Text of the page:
The YUVA Executive Director, Krishna Athal, appeared in a long interview of the Mauritius Broadcasting Corporation’s Bhojpuri Programme, ‘Aaj Ke Jawan‘.Continue reading “Interview of Krishna Athal: MBC Bhojpuri TV Programme, Aaj Ke Jawan”
“We have 10 to 15 years left to transfer available audiovisual recordings to digital media and prevent their loss. We need to join forces to change the situation – for it is of the utmost importance that this recent history be understood and shared not only for issues of identity and affiliation but also for a clearer grasp of relationships and challenges in contemporary societies.”
Irina Bokova, Director-General of UNESCO
Audiovisual documents, such as films, radio and television programmes, are our common heritage and contain the primary records of the 20th and 21st centuries. They help to maintain the cultural identity of a people; but countless documentary treasures have disappeared since the invention of image and sound technologies that permit the peoples of the world to better share their experiences, creativity and knowledge.
All of the world’s audiovisual heritage is endangered. Nowhere can it be said to be preserved, but through initiatives such as the World Day for Audiovisual Heritage and the Memory of the World Programme, the precious work of preservation professionals is given impetus to manage a range of technical, political, social, financial and other factors that threaten the safeguarding of our heritage.
It was in this context, that the General Conference in 2005 approved the commemoration of a World Day for Audiovisual Heritage as a mechanism to raise general awareness of the need for urgent measures to be taken and to acknowledge the importance of audiovisual documents as an integral part of national identity.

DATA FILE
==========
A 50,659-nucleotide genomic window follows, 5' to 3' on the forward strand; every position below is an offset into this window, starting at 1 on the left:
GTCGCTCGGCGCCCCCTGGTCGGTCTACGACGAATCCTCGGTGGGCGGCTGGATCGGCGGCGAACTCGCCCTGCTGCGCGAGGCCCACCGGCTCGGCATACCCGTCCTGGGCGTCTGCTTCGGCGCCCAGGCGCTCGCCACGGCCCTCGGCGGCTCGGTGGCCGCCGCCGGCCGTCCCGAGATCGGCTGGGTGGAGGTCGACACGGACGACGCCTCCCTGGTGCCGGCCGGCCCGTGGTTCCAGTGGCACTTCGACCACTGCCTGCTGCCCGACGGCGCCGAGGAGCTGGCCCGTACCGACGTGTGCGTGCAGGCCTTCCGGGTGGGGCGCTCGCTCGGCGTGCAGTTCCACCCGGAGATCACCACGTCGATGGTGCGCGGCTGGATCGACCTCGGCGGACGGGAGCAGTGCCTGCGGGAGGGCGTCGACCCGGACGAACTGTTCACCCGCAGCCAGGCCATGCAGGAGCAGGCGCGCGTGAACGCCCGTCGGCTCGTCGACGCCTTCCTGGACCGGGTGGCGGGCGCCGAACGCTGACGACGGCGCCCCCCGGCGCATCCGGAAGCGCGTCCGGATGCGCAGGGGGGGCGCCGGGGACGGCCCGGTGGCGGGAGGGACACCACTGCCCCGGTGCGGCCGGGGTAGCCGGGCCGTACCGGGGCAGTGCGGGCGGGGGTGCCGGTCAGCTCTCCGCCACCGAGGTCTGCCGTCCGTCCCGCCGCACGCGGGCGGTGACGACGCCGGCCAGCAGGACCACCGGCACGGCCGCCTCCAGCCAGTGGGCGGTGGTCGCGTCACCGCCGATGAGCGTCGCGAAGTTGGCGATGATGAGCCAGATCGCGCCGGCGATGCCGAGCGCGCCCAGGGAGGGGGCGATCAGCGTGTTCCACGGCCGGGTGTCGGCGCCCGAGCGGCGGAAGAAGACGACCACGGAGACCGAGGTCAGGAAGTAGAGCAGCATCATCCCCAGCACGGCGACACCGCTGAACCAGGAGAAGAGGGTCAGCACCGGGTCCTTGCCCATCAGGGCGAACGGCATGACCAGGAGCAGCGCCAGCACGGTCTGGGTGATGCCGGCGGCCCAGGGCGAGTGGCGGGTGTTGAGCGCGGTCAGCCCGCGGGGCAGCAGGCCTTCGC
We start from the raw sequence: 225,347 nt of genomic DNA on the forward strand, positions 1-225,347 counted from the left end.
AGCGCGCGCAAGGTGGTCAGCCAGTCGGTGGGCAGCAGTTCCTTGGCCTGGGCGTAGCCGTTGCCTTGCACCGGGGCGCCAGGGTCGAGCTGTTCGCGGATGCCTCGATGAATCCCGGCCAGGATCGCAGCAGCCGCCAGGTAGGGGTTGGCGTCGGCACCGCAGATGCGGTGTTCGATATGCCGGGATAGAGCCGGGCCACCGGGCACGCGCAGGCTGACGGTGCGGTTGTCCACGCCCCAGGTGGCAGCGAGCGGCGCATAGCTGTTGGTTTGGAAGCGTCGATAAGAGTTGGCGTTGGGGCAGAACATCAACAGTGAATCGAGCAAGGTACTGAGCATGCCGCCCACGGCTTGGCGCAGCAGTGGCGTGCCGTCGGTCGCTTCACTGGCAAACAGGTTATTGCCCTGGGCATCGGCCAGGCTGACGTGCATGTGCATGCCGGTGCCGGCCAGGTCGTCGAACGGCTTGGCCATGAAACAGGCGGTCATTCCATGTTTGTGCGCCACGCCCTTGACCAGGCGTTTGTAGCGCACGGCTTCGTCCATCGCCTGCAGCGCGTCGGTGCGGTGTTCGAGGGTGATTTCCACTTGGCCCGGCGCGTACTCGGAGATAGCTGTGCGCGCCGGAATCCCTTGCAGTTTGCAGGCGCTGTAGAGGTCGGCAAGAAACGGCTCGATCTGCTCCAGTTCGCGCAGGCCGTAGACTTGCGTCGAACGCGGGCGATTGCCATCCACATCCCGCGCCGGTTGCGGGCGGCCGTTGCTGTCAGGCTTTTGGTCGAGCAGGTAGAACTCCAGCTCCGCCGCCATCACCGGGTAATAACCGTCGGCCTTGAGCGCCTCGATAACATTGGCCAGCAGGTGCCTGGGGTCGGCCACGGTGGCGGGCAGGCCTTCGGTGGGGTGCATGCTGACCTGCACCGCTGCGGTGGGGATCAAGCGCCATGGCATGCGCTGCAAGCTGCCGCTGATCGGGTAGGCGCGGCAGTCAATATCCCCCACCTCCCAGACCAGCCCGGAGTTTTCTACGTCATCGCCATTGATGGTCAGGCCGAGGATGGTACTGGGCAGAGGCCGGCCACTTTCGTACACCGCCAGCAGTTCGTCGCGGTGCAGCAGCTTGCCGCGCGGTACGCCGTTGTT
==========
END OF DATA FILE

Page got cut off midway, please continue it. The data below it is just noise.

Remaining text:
Sound recordings and moving images are extremely vulnerable as they can be quickly and deliberately destroyed. Essentially emblematic of the 20th century, our audiovisual heritage can be irretrievably lost as a result of neglect, natural decay and technological obsolescence. Public consciousness of the importance of preservation of these recordings must be engaged and the World Day for Audiovisual Heritage is intended to be the platform for building global awareness.
The 33rd session of UNESCO’s General Conference adopted 33 C/Resolution 53 to proclaim 27 October as World Day for Audiovisual Heritage, in commemoration of the adoption, in 1980 by the 21st session of the General Conference, of the Recommendation for the Safeguarding and Preservation of Moving Images.
While the Recommendation has helped to raise awareness of the importance of our audiovisual heritage and has been instrumental in ensuring the preservation of this often unique testimony to economic, political and social development for future generations, more efforts are needed as audiovisual recordings are particularly vulnerable and require special attention for their long-term security. The anniversary of the adoption of the Recommendation is considered a timely opportunity to launch a movement in recognition of the benefits of the preservation of audiovisual heritage.
Activities and events that take place during the day include:
- Competitions, such as a logo contest, to promote the World Day for Audiovisual Heritage;
- Local programs organised as a joint effort between national film archives, audiovisual societies, television or radio stations, and governments;
- Panel discussions, conferences, and public talks on the importance of preserving important audiovisual documents;
- Special film screenings.
Source: United Nations